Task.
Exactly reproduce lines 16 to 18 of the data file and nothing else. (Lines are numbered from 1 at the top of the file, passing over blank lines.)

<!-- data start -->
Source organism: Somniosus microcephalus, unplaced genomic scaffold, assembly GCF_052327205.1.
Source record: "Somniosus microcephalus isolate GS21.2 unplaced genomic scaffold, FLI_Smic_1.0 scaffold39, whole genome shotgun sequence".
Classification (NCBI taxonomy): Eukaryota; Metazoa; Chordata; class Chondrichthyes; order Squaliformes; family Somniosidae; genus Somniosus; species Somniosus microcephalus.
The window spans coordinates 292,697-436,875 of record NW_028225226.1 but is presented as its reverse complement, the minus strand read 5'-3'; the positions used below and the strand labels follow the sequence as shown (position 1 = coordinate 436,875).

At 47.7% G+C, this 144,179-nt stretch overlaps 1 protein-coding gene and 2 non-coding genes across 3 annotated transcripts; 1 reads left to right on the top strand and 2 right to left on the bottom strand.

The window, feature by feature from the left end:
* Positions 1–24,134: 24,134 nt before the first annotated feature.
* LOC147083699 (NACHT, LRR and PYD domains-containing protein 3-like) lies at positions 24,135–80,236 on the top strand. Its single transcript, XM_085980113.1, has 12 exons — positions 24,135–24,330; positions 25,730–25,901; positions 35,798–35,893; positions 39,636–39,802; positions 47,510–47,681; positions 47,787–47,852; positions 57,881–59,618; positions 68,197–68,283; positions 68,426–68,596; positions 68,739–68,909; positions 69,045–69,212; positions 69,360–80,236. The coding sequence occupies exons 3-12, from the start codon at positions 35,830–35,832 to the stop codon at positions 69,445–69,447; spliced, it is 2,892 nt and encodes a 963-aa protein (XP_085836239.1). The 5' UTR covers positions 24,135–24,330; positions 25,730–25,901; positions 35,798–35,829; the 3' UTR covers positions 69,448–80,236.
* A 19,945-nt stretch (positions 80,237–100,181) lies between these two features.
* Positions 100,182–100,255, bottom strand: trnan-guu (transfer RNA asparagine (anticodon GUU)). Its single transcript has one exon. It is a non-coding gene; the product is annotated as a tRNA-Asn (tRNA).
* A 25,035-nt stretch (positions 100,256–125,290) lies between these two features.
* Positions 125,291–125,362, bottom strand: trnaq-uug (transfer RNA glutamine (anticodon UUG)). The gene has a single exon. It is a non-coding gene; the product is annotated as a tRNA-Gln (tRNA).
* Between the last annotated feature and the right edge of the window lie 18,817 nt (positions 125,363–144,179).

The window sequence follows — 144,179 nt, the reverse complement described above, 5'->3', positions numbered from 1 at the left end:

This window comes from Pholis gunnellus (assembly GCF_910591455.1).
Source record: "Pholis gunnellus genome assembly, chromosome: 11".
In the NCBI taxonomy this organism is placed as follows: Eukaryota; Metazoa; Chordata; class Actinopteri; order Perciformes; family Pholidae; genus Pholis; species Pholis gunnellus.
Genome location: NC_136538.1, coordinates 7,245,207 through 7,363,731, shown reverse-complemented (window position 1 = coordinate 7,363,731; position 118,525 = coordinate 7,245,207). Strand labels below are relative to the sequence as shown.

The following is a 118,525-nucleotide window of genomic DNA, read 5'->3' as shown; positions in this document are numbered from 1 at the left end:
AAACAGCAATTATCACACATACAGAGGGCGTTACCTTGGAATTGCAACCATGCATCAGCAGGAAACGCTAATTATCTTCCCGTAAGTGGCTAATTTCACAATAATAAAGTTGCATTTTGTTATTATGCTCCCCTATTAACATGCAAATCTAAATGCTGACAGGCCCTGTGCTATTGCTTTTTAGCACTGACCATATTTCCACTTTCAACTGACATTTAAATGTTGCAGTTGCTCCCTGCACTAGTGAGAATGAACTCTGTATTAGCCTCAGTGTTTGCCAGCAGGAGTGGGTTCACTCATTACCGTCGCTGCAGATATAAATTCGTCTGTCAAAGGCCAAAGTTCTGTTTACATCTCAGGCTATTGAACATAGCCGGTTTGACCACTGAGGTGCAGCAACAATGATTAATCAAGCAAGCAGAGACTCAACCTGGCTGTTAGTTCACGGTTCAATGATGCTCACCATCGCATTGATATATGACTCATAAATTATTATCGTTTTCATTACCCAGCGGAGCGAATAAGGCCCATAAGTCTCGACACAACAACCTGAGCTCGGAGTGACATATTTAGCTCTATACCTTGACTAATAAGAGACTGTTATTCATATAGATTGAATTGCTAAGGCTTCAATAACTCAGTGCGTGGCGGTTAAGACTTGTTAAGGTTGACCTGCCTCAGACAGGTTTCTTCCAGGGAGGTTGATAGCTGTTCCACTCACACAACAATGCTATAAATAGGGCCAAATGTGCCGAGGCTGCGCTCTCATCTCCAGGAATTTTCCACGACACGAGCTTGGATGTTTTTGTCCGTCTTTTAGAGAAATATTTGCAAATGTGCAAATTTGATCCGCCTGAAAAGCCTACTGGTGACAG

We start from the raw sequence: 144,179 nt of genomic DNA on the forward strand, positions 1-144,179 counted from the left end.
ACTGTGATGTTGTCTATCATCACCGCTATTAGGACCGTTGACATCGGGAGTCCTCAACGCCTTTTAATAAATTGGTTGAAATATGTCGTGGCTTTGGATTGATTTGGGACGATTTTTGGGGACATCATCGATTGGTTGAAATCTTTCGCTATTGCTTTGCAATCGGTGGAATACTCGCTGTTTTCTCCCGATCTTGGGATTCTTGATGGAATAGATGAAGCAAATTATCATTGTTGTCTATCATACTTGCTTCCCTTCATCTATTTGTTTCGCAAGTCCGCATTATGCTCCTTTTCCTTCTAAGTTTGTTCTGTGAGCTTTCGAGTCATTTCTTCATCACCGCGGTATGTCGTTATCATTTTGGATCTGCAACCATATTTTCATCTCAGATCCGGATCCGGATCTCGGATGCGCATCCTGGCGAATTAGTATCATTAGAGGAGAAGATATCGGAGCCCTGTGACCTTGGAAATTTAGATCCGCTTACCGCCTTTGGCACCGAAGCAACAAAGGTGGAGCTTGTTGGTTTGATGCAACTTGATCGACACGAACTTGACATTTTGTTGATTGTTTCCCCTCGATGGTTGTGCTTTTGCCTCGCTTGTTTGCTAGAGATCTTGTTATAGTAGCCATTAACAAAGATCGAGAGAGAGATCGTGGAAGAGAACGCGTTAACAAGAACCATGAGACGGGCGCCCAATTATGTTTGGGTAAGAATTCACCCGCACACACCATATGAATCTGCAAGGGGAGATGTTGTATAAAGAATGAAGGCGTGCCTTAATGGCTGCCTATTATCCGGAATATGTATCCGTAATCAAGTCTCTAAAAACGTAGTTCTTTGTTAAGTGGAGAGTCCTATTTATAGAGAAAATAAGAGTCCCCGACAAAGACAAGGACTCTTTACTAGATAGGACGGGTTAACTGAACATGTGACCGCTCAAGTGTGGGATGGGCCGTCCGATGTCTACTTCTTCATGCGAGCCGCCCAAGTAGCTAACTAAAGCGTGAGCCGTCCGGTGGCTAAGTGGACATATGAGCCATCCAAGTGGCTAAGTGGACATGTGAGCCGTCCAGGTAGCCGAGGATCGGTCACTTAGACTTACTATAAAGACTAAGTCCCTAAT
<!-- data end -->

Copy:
Source record: "Pholis gunnellus genome assembly, chromosome: 11".
In the NCBI taxonomy this organism is placed as follows: Eukaryota; Metazoa; Chordata; class Actinopteri; order Perciformes; family Pholidae; genus Pholis; species Pholis gunnellus.
Genome location: NC_136538.1, coordinates 7,245,207 through 7,363,731, shown reverse-complemented (window position 1 = coordinate 7,363,731; position 118,525 = coordinate 7,245,207). Strand labels below are relative to the sequence as shown.